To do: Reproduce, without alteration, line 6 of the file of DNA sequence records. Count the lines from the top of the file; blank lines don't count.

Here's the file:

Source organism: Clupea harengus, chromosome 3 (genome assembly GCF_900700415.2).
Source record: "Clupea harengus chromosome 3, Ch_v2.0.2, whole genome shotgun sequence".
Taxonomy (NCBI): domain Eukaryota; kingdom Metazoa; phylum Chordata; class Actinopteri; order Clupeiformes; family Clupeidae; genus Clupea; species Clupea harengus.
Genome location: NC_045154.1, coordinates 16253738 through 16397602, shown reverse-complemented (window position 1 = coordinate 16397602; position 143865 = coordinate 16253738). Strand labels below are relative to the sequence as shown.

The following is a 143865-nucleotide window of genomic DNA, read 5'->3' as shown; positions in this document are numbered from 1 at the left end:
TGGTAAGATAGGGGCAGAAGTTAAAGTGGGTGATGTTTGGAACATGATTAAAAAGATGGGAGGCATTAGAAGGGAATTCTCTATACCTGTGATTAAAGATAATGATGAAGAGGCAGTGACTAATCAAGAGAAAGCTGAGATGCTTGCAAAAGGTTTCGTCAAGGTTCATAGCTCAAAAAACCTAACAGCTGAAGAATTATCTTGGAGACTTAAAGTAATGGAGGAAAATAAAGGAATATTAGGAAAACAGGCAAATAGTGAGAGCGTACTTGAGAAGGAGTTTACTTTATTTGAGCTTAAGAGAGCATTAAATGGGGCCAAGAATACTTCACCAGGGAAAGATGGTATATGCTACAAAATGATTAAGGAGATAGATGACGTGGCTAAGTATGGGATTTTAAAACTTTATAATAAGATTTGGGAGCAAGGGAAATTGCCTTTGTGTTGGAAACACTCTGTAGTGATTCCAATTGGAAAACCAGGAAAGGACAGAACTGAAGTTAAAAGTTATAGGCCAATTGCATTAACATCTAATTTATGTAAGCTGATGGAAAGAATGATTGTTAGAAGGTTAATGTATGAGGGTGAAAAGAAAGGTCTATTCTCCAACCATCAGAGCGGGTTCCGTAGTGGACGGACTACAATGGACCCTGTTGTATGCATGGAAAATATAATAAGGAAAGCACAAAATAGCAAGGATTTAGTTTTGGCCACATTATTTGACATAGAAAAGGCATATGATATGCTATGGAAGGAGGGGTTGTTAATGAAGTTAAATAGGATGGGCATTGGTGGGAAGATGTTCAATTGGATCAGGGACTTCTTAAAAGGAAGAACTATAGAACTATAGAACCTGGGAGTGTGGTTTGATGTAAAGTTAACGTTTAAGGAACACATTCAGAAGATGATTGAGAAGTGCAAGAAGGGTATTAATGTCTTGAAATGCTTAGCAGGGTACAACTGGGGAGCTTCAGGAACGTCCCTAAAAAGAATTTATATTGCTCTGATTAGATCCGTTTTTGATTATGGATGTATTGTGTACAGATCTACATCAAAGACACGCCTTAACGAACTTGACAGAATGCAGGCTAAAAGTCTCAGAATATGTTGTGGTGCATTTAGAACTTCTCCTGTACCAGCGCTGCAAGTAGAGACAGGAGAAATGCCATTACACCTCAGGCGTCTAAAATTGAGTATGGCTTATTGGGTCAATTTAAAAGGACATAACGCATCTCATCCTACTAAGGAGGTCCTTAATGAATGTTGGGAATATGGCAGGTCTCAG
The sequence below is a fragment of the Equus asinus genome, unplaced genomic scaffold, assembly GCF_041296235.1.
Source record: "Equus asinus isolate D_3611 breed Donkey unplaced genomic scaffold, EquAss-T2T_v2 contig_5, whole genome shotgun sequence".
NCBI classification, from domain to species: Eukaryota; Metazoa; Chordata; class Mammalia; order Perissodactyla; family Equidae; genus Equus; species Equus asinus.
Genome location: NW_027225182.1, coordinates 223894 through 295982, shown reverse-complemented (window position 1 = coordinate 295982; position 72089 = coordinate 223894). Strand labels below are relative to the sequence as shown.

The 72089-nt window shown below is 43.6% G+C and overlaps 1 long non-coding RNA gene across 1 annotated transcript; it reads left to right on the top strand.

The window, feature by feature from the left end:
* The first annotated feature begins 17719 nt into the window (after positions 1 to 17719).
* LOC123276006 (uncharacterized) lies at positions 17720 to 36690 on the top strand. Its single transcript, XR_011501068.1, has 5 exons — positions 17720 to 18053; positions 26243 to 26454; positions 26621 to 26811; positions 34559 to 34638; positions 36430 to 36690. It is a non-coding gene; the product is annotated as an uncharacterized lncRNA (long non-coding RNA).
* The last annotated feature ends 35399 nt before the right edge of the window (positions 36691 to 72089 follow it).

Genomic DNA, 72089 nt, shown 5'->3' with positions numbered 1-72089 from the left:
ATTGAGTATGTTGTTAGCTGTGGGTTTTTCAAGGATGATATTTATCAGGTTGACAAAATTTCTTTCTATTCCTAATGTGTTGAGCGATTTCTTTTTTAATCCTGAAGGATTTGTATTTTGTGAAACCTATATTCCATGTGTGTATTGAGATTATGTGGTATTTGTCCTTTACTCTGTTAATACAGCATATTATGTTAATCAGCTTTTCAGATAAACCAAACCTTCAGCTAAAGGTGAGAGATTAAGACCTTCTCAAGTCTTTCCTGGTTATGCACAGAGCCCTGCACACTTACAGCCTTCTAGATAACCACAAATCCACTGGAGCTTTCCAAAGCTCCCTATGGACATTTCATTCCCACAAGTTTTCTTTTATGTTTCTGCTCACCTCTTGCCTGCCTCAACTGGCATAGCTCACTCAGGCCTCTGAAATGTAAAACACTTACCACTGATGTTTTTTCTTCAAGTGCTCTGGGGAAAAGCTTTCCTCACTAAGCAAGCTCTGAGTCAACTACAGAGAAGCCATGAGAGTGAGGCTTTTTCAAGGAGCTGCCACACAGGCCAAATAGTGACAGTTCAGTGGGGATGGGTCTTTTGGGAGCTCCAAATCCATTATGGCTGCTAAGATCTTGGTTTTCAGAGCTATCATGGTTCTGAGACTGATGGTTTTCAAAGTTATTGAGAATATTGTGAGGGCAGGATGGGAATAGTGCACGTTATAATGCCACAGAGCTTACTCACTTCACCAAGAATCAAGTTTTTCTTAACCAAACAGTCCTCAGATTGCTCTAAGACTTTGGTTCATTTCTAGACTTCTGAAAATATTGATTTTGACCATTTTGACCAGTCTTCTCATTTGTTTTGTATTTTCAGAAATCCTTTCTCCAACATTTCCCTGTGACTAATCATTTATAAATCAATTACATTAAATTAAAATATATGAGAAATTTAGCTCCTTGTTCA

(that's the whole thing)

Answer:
TGGTAAGATAGGGGCAGAAGTTAAAGTGGGTGATGTTTGGAACATGATTAAAAAGATGGGAGGCATTAGAAGGGAATTCTCTATACCTGTGATTAAAGATAATGATGAAGAGGCAGTGACTAATCAAGAGAAAGCTGAGATGCTTGCAAAAGGTTTCGTCAAGGTTCATAGCTCAAAAAACCTAACAGCTGAAGAATTATCTTGGAGACTTAAAGTAATGGAGGAAAATAAAGGAATATTAGGAAAACAGGCAAATAGTGAGAGCGTACTTGAGAAGGAGTTTACTTTATTTGAGCTTAAGAGAGCATTAAATGGGGCCAAGAATACTTCACCAGGGAAAGATGGTATATGCTACAAAATGATTAAGGAGATAGATGACGTGGCTAAGTATGGGATTTTAAAACTTTATAATAAGATTTGGGAGCAAGGGAAATTGCCTTTGTGTTGGAAACACTCTGTAGTGATTCCAATTGGAAAACCAGGAAAGGACAGAACTGAAGTTAAAAGTTATAGGCCAATTGCATTAACATCTAATTTATGTAAGCTGATGGAAAGAATGATTGTTAGAAGGTTAATGTATGAGGGTGAAAAGAAAGGTCTATTCTCCAACCATCAGAGCGGGTTCCGTAGTGGACGGACTACAATGGACCCTGTTGTATGCATGGAAAATATAATAAGGAAAGCACAAAATAGCAAGGATTTAGTTTTGGCCACATTATTTGACATAGAAAAGGCATATGATATGCTATGGAAGGAGGGGTTGTTAATGAAGTTAAATAGGATGGGCATTGGTGGGAAGATGTTCAATTGGATCAGGGACTTCTTAAAAGGAAGAACTATAGAACTATAGAACCTGGGAGTGTGGTTTGATGTAAAGTTAACGTTTAAGGAACACATTCAGAAGATGATTGAGAAGTGCAAGAAGGGTATTAATGTCTTGAAATGCTTAGCAGGGTACAACTGGGGAGCTTCAGGAACGTCCCTAAAAAGAATTTATATTGCTCTGATTAGATCCGTTTTTGATTATGGATGTATTGTGTACAGATCTACATCAAAGACACGCCTTAACGAACTTGACAGAATGCAGGCTAAAAGTCTCAGAATATGTTGTGGTGCATTTAGAACTTCTCCTGTACCAGCGCTGCAAGTAGAGACAGGAGAAATGCCATTACACCTCAGGCGTCTAAAATTGAGTATGGCTTATTGGGTCAATTTAAAAGGACATAACGCATCTCATCCTACTAAGGAGGTCCTTAATGAATGTTGGGAATATGGCAGGTCTCAG